Although Jake was still on restriction, his father gave him a reprieve for the evening because he was attending a school event.
- The definition of a reprieve is an escape, either permanently or temporarily, from expected punishment or consequences.
An example of reprieve is when you should be fired but your boss decides to give you one more chance.
- To reprieve is to provide temporary or permanent relief from punishment.
An example of reprieve is when you tell your grounded child that he or she can go out after all.
transitive verb-·prieved′, -·priev′ing
- to postpone the punishment of; esp., to postpone the execution of (a person condemned to death)
- to give temporary relief to, as from trouble or pain
Origin of reprieveearlier repry from Anglo-French repris from MFr, past participle of reprendre, to take back, probably altered by associated, association with Middle English repreven, reprove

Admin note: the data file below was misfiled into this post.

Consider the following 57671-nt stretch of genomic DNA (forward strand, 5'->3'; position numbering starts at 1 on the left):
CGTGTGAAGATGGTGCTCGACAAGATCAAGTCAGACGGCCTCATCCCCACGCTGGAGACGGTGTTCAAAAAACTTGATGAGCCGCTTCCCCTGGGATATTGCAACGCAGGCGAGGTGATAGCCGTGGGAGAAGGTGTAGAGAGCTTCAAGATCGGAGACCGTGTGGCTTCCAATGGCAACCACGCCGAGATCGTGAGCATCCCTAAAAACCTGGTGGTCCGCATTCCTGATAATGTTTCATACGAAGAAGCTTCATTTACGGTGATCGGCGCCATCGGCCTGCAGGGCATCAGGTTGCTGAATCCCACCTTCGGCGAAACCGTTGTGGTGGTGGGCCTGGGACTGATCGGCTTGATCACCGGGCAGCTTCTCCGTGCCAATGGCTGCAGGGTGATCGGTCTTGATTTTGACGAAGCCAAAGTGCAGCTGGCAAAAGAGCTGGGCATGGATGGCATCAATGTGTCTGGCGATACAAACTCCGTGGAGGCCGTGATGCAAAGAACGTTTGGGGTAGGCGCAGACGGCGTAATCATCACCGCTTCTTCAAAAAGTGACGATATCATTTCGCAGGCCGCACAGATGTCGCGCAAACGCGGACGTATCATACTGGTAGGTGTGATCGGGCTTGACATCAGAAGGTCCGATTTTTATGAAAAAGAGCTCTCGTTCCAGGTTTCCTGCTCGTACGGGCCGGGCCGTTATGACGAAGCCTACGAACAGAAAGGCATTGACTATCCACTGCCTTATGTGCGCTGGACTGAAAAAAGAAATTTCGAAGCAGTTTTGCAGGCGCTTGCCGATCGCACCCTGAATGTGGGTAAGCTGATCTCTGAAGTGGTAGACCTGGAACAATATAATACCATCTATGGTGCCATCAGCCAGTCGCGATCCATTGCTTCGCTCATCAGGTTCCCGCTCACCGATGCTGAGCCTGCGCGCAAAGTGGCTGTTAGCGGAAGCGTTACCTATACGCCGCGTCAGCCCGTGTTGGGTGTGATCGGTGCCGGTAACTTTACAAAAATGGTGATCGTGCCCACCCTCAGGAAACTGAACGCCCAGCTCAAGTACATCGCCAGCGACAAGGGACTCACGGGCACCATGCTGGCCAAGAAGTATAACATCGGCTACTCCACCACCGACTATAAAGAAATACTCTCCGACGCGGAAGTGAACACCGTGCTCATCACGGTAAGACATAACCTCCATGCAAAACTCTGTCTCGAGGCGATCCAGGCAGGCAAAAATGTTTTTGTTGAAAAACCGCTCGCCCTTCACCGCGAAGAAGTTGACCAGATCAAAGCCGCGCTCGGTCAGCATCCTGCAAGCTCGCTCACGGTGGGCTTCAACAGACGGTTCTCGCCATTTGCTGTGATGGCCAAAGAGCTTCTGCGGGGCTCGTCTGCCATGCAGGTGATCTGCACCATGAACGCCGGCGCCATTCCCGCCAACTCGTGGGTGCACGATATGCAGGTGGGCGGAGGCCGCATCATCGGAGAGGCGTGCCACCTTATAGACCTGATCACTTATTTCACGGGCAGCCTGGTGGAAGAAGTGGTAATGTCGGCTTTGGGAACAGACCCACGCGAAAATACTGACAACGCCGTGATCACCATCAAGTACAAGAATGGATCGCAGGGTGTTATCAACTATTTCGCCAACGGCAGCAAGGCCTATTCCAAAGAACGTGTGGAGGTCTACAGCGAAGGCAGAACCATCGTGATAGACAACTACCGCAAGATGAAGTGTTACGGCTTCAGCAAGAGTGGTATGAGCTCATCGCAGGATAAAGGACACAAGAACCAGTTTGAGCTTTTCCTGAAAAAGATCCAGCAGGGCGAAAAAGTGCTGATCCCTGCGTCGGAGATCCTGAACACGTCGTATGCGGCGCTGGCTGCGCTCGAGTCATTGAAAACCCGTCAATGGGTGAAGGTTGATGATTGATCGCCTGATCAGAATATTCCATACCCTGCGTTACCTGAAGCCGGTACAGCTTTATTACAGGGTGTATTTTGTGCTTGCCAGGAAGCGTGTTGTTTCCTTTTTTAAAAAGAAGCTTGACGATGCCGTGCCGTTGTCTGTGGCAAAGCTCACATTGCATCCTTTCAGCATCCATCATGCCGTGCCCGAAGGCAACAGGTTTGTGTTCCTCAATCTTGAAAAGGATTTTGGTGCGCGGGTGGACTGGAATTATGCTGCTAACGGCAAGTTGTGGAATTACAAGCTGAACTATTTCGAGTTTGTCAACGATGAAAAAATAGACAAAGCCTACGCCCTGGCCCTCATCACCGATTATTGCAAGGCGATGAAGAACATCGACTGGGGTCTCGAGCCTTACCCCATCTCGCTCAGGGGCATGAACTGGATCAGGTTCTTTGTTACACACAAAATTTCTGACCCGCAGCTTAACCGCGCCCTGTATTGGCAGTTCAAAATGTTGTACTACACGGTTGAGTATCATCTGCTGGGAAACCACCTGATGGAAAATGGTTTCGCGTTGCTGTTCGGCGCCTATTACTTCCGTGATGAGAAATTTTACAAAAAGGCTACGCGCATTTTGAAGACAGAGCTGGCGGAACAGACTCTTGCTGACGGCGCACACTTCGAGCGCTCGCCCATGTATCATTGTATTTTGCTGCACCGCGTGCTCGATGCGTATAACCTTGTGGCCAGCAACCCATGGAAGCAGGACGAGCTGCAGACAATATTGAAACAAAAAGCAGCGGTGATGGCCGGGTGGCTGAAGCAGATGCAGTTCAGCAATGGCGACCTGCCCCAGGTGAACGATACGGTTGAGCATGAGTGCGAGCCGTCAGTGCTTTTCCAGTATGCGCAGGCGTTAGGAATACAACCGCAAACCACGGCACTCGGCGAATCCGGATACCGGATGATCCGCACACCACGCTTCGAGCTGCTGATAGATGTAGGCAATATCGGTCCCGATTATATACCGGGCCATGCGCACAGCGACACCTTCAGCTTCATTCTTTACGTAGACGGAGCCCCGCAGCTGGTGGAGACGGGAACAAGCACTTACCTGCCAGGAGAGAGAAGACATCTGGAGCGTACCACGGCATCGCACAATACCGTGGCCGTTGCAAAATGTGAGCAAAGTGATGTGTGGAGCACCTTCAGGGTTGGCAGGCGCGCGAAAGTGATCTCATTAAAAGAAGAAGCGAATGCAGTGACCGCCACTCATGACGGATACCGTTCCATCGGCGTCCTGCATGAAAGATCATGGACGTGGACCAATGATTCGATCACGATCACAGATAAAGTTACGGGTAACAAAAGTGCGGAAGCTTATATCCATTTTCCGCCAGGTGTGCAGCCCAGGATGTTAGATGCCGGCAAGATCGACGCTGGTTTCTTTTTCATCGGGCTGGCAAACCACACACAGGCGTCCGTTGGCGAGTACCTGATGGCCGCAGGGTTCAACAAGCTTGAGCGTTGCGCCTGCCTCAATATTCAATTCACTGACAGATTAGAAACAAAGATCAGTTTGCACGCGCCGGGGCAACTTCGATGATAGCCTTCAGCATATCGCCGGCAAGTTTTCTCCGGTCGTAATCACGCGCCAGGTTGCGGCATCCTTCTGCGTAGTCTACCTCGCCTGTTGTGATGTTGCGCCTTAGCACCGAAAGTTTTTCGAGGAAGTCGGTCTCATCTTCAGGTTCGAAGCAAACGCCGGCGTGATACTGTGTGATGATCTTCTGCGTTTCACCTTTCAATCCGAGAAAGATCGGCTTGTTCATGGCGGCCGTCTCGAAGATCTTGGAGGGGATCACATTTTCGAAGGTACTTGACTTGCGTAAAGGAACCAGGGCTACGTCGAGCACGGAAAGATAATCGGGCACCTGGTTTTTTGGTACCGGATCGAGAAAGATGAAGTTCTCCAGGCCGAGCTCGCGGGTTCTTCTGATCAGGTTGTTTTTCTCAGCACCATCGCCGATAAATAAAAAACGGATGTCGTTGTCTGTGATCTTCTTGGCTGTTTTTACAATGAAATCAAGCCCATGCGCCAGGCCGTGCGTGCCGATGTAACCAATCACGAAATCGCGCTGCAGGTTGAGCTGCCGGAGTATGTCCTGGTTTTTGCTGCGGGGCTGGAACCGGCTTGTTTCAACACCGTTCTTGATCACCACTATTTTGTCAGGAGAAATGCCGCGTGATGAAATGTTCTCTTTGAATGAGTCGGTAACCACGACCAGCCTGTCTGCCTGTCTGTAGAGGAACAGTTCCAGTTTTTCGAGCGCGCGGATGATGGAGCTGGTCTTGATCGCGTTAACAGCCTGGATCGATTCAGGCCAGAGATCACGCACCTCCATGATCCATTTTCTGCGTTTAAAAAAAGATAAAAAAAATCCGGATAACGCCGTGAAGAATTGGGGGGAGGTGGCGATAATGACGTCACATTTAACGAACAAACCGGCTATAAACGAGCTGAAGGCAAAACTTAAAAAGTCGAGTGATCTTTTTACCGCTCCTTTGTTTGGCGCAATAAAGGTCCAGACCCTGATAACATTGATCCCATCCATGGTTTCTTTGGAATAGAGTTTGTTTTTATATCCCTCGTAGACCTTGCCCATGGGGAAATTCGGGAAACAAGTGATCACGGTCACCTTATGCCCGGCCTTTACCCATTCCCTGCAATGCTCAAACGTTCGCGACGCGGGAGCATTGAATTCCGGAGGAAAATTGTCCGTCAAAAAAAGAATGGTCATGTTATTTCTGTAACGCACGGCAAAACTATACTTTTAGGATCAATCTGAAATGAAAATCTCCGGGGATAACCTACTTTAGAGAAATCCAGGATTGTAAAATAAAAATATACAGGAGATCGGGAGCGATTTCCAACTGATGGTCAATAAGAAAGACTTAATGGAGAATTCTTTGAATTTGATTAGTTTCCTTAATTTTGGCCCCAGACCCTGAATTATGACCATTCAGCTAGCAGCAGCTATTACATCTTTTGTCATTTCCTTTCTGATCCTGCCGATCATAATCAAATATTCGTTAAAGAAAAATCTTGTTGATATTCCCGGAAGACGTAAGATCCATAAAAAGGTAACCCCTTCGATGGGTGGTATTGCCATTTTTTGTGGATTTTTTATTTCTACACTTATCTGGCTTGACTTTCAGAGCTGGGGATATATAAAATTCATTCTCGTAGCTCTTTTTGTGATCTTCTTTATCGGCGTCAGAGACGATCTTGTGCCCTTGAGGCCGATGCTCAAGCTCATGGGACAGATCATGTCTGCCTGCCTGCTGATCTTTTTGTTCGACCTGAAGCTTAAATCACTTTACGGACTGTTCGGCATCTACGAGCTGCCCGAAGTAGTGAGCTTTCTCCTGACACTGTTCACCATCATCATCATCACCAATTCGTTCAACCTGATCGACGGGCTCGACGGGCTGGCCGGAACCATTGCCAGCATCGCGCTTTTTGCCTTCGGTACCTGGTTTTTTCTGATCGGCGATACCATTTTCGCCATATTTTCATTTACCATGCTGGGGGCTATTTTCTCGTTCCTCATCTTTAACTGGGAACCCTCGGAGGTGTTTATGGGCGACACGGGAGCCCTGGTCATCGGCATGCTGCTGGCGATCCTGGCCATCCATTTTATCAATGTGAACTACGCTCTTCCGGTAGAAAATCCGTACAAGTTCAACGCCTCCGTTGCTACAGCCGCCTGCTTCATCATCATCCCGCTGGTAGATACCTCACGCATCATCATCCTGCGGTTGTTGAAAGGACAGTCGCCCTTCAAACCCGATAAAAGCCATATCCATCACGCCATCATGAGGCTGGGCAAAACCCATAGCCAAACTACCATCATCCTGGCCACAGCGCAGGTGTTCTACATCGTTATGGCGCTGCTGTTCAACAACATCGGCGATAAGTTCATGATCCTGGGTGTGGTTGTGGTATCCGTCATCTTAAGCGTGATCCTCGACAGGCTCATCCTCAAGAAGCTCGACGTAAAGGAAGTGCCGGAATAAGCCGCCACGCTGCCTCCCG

- postponement of a penalty, esp. that of death; also, a warrant ordering this
- a temporary relief or escape, as from trouble or pain
verbre·prieved, re·priev·ing, re·prieves
- a. To prevent or suspend the punishment of (someone, especially a convicted criminal).b. To prevent or suspend (a punishment).
- To bring relief to: The rain reprieved us from the noise of the construction machinery.
- a. The prevention or suspension of a scheduled or expected punishment.b. A court order or other official notification preventing or suspending a scheduled or expected punishment.
- Temporary relief, as from danger or pain.
Origin of reprieveAlteration ( influenced by Middle English repreven to contradict ) ( variant of reproven to rebuke ) of Middle English reprien probably from Old French repris past participle of reprendre to take back from Latin reprehendere, reprēndere to hold back ; see reprehend .
(third-person singular simple present reprieves, present participle reprieving, simple past and past participle reprieved)
1571, in sense of “to take back to prison", from Middle English repryen (“to remand, detain") (1494), probably from Middle French repris, form of reprendre (“take back"); cognate to reprise. Sense generalized, but retains connotations of punishment and execution. Noun attested 1598.
reprieve - Legal Definition